Anodized aluminum is sealed so that the metal cannot leach into food or react with acidic foods. Unlike ordinary, lightweight aluminum pots and pans, which are highly reactive with acidic foods (like tomatoes), anodized aluminum cookware is safe. It is also non-stick, scratch-resistant and easy to clean.
Aluminum is the most abundant metal in the Earth’s crust, widely distributed in soil, plants and water. It can be present in the food we eat and the water we drink. Evidence suggests that ingesting aluminum can be harmful to the kidneys and may weaken bones by depleting the body of phosphorus and calcium. There is no recognized need for aluminum in human nutrition, and because it is so chemically reactive, it probably is not healthy for us.
Concerns about the safety of anodized aluminum – and aluminum in general – stem from a proposed connection between aluminum and Alzheimer’s disease. This emerged decades ago, leading to worries about exposure to the metal through food packaging, beverage cans, antiperspirants, antacids and some other medications, as well as from cookware. Some studies have shown increased levels of aluminum in the brains of people with dementia, while others have not. But research has not found an increased incidence of dementia in people with occupational exposure to aluminum, and the consensus today is that aluminum is not a cause of Alzheimer’s disease.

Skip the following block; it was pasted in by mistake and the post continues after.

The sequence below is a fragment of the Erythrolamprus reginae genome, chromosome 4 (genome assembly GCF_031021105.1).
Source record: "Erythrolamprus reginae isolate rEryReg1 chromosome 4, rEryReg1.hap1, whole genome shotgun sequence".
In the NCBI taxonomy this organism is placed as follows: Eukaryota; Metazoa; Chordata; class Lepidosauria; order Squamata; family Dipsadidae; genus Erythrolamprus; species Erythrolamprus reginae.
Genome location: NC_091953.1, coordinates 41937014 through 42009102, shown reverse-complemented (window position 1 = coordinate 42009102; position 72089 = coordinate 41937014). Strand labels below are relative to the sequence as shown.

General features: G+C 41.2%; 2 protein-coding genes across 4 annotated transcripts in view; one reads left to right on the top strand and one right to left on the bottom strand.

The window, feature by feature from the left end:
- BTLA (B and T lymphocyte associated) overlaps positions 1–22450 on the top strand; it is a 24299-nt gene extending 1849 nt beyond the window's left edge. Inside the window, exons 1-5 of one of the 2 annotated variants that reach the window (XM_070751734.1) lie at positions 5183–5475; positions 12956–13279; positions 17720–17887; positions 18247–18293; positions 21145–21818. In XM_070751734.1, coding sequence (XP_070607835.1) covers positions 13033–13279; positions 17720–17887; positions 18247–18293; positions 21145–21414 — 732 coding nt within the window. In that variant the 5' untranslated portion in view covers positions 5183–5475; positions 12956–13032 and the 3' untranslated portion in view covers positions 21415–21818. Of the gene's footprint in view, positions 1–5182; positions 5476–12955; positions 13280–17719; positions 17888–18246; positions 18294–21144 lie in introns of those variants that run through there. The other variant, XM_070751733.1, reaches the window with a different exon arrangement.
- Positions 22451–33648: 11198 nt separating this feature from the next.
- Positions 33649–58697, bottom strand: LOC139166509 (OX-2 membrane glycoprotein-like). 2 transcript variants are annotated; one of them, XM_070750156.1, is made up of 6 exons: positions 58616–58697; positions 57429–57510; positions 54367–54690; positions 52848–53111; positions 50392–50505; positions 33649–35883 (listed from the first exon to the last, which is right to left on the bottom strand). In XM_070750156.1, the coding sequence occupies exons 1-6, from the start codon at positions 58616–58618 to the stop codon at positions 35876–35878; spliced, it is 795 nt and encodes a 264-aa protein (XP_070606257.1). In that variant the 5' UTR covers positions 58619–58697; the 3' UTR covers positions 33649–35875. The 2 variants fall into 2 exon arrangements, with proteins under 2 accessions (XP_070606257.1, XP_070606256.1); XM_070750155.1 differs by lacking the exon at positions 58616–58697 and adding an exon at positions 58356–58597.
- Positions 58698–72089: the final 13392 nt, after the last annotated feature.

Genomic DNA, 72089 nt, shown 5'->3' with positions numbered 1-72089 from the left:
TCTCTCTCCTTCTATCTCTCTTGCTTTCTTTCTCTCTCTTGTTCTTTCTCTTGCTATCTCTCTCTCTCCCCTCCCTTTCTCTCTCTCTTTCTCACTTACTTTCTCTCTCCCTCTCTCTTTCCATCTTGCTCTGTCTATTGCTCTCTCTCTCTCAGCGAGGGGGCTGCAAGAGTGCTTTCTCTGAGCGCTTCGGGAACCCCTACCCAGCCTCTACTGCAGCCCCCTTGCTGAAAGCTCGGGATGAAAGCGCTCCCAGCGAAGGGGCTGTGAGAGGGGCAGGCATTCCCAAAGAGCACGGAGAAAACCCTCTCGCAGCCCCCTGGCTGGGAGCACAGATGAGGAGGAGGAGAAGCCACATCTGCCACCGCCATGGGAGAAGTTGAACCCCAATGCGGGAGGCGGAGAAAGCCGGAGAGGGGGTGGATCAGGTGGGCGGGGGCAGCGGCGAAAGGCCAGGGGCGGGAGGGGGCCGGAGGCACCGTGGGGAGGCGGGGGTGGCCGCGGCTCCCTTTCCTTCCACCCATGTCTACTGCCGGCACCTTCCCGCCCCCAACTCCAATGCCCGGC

Quality aluminum cookware has a cooking surface of stainless steel or some other material – the aluminum is used only on the exterior surface for its superior ability to conduct heat. Well-made anodized aluminum cookware that doesn’t have any scratches is probably okay as well, but when cooking in ordinary aluminum pots and pans (or scratched anodized cookware), be aware that acidic liquids will react with the metal, which can then get into food. Individuals with the highest exposures to aluminum are those who take aluminum-containing antacids daily or several times a week, but overall, the average human intake is believed to be relatively low, between 30 and 50 mg per day. And it’s estimated we absorb less than one percent of the aluminum we swallow.
Bottom line: Undamaged anodized aluminum cookware is safe.
Andrew Weil, M.D.
Daniel Perl and Arnold Brody et al, “Alzheimer’s disease: X-ray spectrometric evidence of aluminum accumulation in neurofibrillary tangle-bearing neurons,” Since, April 18, 1980, DOI: 10.1126/science.7367858